• I ride for sheer pleasure and rejuvenation. When I ‘m on my motorcycle, all that matters to me is being “Here N Now,” especially when I do it alone, I feel I am in the great outdoors and soon I become a part of it. It’s just you, your machine and the open roads that give you the feeling which is matchless. When I am in a group, I feel good to ride with like minded people, that’s probably why we are called BIKERS. So, motorcycling is diffidently dangerous when someone doesn’t give importance to safety, however what YOU get of it can only be felt and not explained… Gotta go, I have miles to cover.

    Another biker.

  • I wish I could describe the feeling I get from riding my bike. Best I can say
    Is that it makes me feel more alive than almost anything I can think of. I can tell you
    what it is not. No stress relief as I ride in SE Florida where your unaware drivers
    are homicidal. I previously had a very large touring bike and there was no stress
    on the road, however at 0 speed it was a handful. Traded that one much less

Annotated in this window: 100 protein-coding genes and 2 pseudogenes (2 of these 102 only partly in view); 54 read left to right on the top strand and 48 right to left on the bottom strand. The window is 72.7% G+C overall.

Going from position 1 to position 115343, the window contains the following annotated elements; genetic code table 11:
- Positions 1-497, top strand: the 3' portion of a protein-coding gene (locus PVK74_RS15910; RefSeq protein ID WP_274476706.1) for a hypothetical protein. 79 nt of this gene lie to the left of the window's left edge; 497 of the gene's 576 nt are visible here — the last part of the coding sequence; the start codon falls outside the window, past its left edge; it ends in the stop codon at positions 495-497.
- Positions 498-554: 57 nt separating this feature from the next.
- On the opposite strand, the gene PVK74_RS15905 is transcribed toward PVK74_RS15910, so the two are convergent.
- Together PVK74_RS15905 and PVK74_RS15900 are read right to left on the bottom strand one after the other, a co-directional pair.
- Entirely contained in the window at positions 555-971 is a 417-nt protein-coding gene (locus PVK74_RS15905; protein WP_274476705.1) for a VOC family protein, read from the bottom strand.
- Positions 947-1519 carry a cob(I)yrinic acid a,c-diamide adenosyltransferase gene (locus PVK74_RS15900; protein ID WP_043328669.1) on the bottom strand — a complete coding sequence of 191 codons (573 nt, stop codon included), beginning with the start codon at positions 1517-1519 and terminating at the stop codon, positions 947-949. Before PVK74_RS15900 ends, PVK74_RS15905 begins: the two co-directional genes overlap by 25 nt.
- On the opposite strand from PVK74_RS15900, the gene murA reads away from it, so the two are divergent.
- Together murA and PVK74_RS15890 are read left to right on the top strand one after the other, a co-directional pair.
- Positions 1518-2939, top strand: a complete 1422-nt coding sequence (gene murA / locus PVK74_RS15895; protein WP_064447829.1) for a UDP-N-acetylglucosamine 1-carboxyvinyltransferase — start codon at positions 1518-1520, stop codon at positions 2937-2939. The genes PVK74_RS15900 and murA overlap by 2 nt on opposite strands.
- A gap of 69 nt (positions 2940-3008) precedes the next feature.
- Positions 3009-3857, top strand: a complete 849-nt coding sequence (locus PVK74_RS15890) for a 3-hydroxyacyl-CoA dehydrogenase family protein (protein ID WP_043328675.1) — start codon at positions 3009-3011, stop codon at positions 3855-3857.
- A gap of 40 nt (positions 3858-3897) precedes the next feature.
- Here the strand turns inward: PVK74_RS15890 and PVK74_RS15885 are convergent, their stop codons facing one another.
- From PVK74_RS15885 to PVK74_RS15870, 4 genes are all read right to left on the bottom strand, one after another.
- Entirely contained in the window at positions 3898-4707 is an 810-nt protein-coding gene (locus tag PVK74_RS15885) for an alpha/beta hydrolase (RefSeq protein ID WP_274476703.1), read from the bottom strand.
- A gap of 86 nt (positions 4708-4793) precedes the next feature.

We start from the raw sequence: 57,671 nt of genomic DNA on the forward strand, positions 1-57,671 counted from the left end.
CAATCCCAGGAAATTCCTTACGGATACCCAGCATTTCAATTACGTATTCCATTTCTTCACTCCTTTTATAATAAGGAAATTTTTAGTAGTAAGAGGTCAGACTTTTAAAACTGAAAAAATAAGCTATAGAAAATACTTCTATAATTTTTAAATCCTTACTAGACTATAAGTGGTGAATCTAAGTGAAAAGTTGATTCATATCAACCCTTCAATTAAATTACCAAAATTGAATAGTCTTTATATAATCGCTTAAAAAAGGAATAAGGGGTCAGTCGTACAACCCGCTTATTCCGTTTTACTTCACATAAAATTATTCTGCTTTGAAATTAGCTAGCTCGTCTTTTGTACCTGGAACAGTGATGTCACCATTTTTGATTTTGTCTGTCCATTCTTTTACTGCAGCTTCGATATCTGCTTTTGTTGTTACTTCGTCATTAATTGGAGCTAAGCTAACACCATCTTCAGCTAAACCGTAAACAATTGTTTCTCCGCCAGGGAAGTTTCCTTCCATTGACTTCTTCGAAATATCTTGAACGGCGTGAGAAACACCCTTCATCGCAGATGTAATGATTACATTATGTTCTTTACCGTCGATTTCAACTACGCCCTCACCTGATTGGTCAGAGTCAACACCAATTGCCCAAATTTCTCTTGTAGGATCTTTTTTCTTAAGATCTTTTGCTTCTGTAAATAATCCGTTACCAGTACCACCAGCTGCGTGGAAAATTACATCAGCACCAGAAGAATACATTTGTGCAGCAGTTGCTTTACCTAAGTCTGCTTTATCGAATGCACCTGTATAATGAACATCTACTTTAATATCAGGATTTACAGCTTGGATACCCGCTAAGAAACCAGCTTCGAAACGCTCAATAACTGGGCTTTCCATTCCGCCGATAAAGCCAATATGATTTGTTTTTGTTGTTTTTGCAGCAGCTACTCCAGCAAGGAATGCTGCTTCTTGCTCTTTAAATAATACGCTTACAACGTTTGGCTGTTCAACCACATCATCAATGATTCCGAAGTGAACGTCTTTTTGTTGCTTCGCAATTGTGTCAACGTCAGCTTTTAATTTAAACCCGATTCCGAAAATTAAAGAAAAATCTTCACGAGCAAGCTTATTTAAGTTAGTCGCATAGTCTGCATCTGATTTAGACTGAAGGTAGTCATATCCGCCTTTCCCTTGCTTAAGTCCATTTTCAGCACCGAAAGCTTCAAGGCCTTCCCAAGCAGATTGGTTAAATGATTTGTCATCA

stress , however the homicidal drivers are still there. I don’t care to have the wind
    in my face (never a problem with last bike) and I just installed a larger windscreen
    on my current bike and I am an almost lifetime full face helmet wearer. I don’t get a sense of freedom I can derive that better by hiking in the woods. I don’t do it to get attention or to be cool.
    Some of the other things that add to the experience is the comraderie especially
    if you are with a group. Sure motorcycling is dangerous and when as a teen I saved
    enough cash to go down to the Honda shop; tell ya what I’m gona do (with due
    respect to the Hondells) my parents gave me the same BS. Your uncle’s friend
    crashed into a tree and killed himself. Years later back from the Navy, I rode with
    my Uncle who confided in me that his friend was so drunk that he doubted that he
    felt a thing. There is danger. Keep your head on straight an enjoy the ride

  • I cannot add anymore comments than already said; riding is fun and thrilling. I am in TN and ride all year, save snow or ice. What I really appreciate is the riders who ride alone. I belong to CMA and do group riding, although not often. Hope to see you all on the highway – be safe, be responsible and enjoy the wind in your face.